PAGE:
This arrest of Bagnato and the repatriation, though welcome, indicate that the current regulation of the international antiquities trade is simply not working. One would expect that a guy selling a 3,000 year-old pot from a van should be apprehended. The objects weren't noticed by Customs officials, because most shipments cannot be satisfactorily examined. Also, the middle-men and actual looters are unlikely to be punished.

Will the high-profile announcement this week serve to discourage the illicit trade? I have my doubts. If such this guy can openly sell objects from his van, I wonder how many illicit objects are sold in the more prestigious auction houses and galleries? We cannot be sure of course, because they do not routinely give provenance for their wares, and until they do, Peru and other source nations will likely continue to lose their archaeological heritage.

Jun 12, 2007

Case Note in the International Journal of Cultural Property



On SSRN I've just posted my case note Rejecting Renvoi for Movable Cultural Property: The Islamic Republic of Iran V. Denyse Berend 14 Int'l J. Cultural Prop. Issue 01, pp 111-120 You can download the article here. Here is the abstract:

In Iran v. Berend, the High Court in London had occasion to revisit one of the most enduring problems of private international law and cultural property. Effective regulation of the illicit market in cultural property is extremely difficult, because many measures aimed at stemming the illicit trade actually contribute to the black market. Courts in both England and the United States have shown that they are prepared to use criminal laws to convict persons involved in the illegal trade in antiquities exported in violation of foreign patrimony laws. As a result, much cultural property policy debate in recent years has focused on the extent to which the criminal law can impact the illicit trade. The extent to which national ownership declarations can be used in civil disputes remains less clear.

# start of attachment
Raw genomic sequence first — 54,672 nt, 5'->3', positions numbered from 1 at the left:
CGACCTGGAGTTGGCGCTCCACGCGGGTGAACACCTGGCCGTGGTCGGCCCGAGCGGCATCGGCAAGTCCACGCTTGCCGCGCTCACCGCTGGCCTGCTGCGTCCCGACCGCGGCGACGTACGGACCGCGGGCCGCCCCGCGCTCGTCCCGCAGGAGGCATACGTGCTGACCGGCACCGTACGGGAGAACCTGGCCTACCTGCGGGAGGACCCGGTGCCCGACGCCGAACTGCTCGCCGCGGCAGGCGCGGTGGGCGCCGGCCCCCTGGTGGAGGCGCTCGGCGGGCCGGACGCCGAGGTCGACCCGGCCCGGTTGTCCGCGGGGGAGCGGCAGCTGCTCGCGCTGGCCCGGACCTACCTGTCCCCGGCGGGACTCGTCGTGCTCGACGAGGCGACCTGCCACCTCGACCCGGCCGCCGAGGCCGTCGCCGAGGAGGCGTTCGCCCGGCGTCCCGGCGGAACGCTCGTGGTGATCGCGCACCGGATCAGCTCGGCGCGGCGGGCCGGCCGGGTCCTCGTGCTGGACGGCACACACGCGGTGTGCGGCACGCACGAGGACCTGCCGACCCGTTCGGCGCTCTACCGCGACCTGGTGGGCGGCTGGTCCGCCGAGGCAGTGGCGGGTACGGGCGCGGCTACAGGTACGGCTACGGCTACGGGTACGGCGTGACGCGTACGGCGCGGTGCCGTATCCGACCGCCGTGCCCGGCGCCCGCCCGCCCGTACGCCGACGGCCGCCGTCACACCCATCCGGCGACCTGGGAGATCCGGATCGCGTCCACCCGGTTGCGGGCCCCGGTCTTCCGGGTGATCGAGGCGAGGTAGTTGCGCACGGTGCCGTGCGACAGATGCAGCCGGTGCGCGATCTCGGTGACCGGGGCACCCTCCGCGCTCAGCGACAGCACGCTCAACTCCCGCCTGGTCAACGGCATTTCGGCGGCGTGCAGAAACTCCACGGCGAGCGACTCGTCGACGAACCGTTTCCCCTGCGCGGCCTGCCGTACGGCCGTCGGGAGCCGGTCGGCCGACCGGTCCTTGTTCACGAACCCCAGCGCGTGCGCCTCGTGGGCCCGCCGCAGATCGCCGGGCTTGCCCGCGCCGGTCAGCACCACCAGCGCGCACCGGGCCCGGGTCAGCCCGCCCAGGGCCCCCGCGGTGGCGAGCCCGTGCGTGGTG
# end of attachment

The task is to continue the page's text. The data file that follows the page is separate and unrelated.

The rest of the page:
I would especially like to thank the Case Notes Editor Robert Paterson of the University of British Columbia for all his help editing the note. If there are any comments to the piece, I would love to hear them.

Jun 11, 2007

Update on the True/Hecht Trial in Rome

Over the weekend, Elisabetta Povoledo of the New York Times updated the antiquities trial underway in Rome. Daniela Rizzo, an archaeologist who featured prominently in Peter Watson's "The Medici Conspiracy" testified that the antiquities trade "was a sophisticated method of laundering," in which private collectors would acquire looted antiquities and donate them to museums.

As Povoledo states, "None [of the private antiquities collectors] are on trial here. None have been legally charged with any wrongdoing. Nor do Italian prosecutors contend that the collectors had evidence that certain objects had been looted. Yet the prosecutors have clearly adopted a strategy of calling attention to collectors, especially well-heeled Americans, with the implicit message that every player in the global antiquities trade is within their sights."

Apparently the prosecutors are attempting to send an international message to collectors: check your provenance or risk future prosecutions. That seems a noble goal at the macro level. However in this case, the defense attorney's are angry at this tactic as Francesco Isolabella, one of True's attorney's said it was beyond Ms. Rizzo's purview to "come up with inductive or deductive theories", and she was making "evaluations that only a prosecutor can make...She should stick to identifying Etruscan vases." The True/Hecht trial will drag on, but I think there has been a gear-shift in the way the antiquities market seems to operate, at least in some sectors.

Last week, a bronze sculpture of artemis was sold by the Albright-Knox museum for $28.6 million at an auction, a record for both sculpture and antiquities. One of the main factors in the high selling price may have been the sculptures clean provenance, which was purchased from a Manhattan dealer in 1953, long before the 1970 UNESCO Convention which is often used as a benchmark for provenance.

Both the Met and the MFA Boston agreed to return antiquities to Italy. Italy wants the Getty to return 52 objects in its collection, and the Getty has offered to return many of them, but Italy wants all of them back and won't accept a so-called partial repatriation. Private collectors donated many of these works to these institutions, and in exchange they get considerable tax benefits. If the Hecht/True trial results in a conviction, I would anticipate more prosecutions and threats of prosecutions by other collectors and dealers.

Vanishing Heritage in the Cradle of Civilization


Things are looking increasingly grim in Iraq these days, with the US considering arming Sunni groups that once attacked coalition forces. Soon after the invasion of Iraq in 2003, western journalists visited the Iraqi Museum in Baghdad and reported incorrectly that 170,000 objects were stolen from the museum. More careful reporting soon accurately placed that number far lower, and current estimates seem to indicate that a still alarming 3,000 objects are still missing, with about 47 main exhibition artifacts missing.